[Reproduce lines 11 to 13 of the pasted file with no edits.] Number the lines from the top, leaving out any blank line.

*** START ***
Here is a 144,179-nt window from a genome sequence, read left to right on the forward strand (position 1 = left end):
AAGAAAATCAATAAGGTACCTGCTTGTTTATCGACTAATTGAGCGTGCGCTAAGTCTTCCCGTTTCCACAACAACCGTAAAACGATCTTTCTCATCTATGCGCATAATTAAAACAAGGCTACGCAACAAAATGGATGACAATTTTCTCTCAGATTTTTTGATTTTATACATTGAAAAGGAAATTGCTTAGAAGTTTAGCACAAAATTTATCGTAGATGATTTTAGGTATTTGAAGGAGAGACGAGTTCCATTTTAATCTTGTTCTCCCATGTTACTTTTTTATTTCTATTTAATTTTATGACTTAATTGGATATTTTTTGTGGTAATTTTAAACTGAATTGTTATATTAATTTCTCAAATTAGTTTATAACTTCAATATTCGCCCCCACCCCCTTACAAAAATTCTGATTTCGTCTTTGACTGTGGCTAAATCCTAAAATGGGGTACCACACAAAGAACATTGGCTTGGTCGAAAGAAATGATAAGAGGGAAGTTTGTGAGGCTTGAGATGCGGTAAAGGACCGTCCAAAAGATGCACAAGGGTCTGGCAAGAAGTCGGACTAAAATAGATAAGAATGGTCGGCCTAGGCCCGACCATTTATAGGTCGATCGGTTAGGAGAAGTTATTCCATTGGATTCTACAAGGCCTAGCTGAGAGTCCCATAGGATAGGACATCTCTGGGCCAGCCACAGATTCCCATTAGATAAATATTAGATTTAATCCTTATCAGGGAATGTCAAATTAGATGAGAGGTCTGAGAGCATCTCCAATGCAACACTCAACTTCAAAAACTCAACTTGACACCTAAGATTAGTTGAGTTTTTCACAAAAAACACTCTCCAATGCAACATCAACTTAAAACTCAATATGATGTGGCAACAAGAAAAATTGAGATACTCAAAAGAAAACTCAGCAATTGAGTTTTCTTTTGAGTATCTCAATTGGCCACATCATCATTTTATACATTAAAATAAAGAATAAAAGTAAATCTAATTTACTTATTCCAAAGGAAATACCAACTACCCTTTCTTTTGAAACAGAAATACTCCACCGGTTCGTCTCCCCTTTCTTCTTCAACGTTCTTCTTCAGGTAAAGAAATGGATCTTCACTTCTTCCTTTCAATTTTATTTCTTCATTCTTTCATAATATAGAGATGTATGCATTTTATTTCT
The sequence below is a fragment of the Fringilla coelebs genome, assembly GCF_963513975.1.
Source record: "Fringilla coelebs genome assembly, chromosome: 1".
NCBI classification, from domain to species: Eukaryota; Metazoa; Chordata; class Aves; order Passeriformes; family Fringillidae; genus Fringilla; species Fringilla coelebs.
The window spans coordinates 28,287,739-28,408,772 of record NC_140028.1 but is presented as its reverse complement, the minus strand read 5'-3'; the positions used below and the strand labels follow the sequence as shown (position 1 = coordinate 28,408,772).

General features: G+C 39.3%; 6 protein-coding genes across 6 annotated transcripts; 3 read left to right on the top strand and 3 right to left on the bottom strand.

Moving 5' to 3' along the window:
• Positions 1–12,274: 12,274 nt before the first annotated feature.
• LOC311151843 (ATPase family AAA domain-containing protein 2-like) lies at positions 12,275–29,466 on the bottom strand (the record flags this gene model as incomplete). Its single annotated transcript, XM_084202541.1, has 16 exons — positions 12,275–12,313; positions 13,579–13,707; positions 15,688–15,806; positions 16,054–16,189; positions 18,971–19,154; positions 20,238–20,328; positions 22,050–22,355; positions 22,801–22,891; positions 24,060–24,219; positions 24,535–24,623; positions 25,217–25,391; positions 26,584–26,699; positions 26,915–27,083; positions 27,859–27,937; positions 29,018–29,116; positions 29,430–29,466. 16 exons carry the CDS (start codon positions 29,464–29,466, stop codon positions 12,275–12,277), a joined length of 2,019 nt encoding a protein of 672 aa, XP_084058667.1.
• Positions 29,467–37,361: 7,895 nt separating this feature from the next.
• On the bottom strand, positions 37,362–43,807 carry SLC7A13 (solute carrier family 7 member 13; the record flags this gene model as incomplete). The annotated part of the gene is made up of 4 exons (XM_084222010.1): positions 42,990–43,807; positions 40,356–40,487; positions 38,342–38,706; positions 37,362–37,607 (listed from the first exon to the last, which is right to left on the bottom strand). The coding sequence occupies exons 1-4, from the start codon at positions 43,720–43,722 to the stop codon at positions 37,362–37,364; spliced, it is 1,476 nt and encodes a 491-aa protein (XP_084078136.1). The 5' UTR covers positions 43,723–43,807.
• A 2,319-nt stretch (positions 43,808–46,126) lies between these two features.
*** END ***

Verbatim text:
• Positions 29,467–37,361: 7,895 nt separating this feature from the next.
• On the bottom strand, positions 37,362–43,807 carry SLC7A13 (solute carrier family 7 member 13; the record flags this gene model as incomplete). The annotated part of the gene is made up of 4 exons (XM_084222010.1): positions 42,990–43,807; positions 40,356–40,487; positions 38,342–38,706; positions 37,362–37,607 (listed from the first exon to the last, which is right to left on the bottom strand). The coding sequence occupies exons 1-4, from the start codon at positions 43,720–43,722 to the stop codon at positions 37,362–37,364; spliced, it is 1,476 nt and encodes a 491-aa protein (XP_084078136.1). The 5' UTR covers positions 43,723–43,807.
• A 2,319-nt stretch (positions 43,808–46,126) lies between these two features.